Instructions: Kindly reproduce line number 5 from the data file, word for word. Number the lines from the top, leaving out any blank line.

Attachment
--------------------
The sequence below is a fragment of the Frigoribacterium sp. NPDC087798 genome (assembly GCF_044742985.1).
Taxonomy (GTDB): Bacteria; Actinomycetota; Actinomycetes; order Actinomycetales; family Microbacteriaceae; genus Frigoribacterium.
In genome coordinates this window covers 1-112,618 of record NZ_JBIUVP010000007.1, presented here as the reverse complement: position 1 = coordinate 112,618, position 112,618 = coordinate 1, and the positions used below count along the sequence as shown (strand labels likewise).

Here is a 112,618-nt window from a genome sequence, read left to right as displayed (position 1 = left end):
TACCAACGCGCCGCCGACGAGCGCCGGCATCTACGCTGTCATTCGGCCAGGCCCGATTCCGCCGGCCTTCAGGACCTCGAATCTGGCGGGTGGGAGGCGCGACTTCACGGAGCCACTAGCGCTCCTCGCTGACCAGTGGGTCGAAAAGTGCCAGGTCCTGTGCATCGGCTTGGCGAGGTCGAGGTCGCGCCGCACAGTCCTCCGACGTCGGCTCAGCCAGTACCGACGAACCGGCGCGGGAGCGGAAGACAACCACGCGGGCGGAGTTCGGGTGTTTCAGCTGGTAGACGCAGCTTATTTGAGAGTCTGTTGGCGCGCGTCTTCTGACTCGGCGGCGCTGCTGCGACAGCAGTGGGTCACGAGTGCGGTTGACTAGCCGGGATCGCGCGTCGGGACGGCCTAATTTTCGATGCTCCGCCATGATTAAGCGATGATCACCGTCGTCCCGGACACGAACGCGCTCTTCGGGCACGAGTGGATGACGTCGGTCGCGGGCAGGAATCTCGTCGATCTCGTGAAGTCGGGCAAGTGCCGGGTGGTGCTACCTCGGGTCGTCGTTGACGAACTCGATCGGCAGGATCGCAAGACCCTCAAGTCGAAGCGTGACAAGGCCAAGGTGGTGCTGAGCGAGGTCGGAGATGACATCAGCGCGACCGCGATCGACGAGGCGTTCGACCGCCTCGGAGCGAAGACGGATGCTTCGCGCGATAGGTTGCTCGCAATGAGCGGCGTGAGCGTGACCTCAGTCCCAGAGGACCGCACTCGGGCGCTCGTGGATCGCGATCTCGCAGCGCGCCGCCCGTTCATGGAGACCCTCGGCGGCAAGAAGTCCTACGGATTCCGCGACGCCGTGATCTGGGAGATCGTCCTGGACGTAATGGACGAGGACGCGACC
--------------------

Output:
TACCAACGCGCCGCCGACGAGCGCCGGCATCTACGCTGTCATTCGGCCAGGCCCGATTCCGCCGGCCTTCAGGACCTCGAATCTGGCGGGTGGGAGGCGCGACTTCACGGAGCCACTAGCGCTCCTCGCTGACCAGTGGGTCGAAAAGTGCCAGGTCCTGTGCATCGGCTTGGCGAGGTCGAGGTCGCGCCGCACAGTCCTCCGACGTCGGCTCAGCCAGTACCGACGAACCGGCGCGGGAGCGGAAGACAACCACGCGGGCGGAGTTCGGGTGTTTCAGCTGGTAGACGCAGCTTATTTGAGAGTCTGTTGGCGCGCGTCTTCTGACTCGGCGGCGCTGCTGCGACAGCAGTGGGTCACGAGTGCGGTTGACTAGCCGGGATCGCGCGTCGGGACGGCCTAATTTTCGATGCTCCGCCATGATTAAGCGATGATCACCGTCGTCCCGGACACGAACGCGCTCTTCGGGCACGAGTGGATGACGTCGGTCGCGGGCAGGAATCTCGTCGATCTCGTGAAGTCGGGCAAGTGCCGGGTGGTGCTACCTCGGGTCGTCGTTGACGAACTCGATCGGCAGGATCGCAAGACCCTCAAGTCGAAGCGTGACAAGGCCAAGGTGGTGCTGAGCGAGGTCGGAGATGACATCAGCGCGACCGCGATCGACGAGGCGTTCGACCGCCTCGGAGCGAAGACGGATGCTTCGCGCGATAGGTTGCTCGCAATGAGCGGCGTGAGCGTGACCTCAGTCCCAGAGGACCGCACTCGGGCGCTCGTGGATCGCGATCTCGCAGCGCGCCGCCCGTTCATGGAGACCCTCGGCGGCAAGAAGTCCTACGGATTCCGCGACGCCGTGATCTGGGAGATCGTCCTGGACGTAATGGACGAGGACGCGACC